If you should browse to this page when the main chart is out of date, don't fret! The page is always in progress and will be updated soon with new data. You are more than welcome to press the refresh button over and over again should it please you to do so.
|To view the chart in a way that makes it actually visible, right click on the image, select "Open link in new tab," and then click with the little + sign magnifying glass and use the scroll bars. Hi, Mom!!|
|Red: 0-0.99, Orange: 1-1.99, Yellow: 2-2.99, Green: 3-3.99, Blue: 4-4.99, Purple: 5|
Clearly, there's a significant (although not completely consistent) correspondence between the star ratings and the two-dimensional scores.
In the chart below, each zone of color completely encompasses all of the star ratings that correspond. For example, there are no books rated below one star whose data points fall outside the pink zone. However, the zones overlap significantly, and there are also some interesting outliers that required zone extension.
It's also clear from this zoned chart that I've given more weight, consciously or not, to what I consider literary quality. Entertainment value, while a large contributor to the overall star ratings I've given, hasn't been nearly as important. It's also obvious that without high values in both categories, a book isn't going to reach a 5 star rating; similarly, a book has to have at least some of each quality in order to claw its way out of the zone of horrid pink where fiction goes to die.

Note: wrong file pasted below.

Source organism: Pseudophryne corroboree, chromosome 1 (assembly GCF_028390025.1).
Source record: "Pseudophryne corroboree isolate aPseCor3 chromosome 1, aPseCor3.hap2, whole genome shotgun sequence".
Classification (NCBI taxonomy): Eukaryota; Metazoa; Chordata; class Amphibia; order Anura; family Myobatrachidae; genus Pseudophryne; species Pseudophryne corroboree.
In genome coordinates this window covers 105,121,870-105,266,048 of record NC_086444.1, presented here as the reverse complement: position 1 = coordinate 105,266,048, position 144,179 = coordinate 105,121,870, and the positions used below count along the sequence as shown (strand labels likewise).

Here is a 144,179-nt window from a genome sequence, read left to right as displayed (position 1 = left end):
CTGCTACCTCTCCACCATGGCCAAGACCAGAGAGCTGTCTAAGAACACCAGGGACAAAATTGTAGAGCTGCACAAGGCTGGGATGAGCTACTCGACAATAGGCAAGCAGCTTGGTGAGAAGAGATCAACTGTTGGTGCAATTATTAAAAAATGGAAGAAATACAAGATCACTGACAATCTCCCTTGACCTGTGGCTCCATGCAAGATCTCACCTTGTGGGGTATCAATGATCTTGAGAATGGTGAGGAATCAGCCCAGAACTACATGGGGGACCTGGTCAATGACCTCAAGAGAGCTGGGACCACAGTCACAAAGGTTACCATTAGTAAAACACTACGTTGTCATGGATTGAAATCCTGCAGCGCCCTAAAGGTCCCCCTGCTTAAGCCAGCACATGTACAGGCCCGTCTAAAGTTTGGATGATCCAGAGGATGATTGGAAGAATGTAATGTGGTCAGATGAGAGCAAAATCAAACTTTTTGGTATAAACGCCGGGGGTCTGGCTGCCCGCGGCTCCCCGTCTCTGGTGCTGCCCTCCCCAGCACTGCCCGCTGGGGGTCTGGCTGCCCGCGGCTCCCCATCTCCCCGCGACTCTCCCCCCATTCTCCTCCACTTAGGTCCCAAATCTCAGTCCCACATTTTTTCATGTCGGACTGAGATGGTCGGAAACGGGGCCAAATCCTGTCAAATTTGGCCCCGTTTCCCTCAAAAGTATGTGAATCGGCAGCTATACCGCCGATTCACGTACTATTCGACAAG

This latter observation is illustrated by Fifty Shades of Grey, which earned a few extra points for entertainment due to the protagonist's inexplicable dirty man-feet fetish, and The Deed of Paksenarrion, which drew competently on a several relatively learned historical sources while still managing to make orc gang-rape as exciting as a glass of lukewarm Pepsi. They anchor the two almost perfectly symmetrical ends of the pink zone. Note that The Second Wives Club, a pretty crappy book in its own right, managed to scrape a 2 rating and the corresponding yellow point, and it's actually scored four points lower than Paksenarrion on the literary quality axis. Meanwhile, with only a one-point entertainment value lead and a bonus of nine measly literary quality points, the dreadful One Fifth Avenue also made yellow, with a star rating of 2 to Fifty Shades's abysmal 0.
The last inarguable conclusion to be drawn from this series of charts is that two dimensions aren't really enough to adequately examine and compare these works -- or any works -- in a way that could get at a true quantification of their (supposedly) subjective worth. Keep a jaundiced eye out for more, and more complicated, charts to come. Polar coordinates ahoy!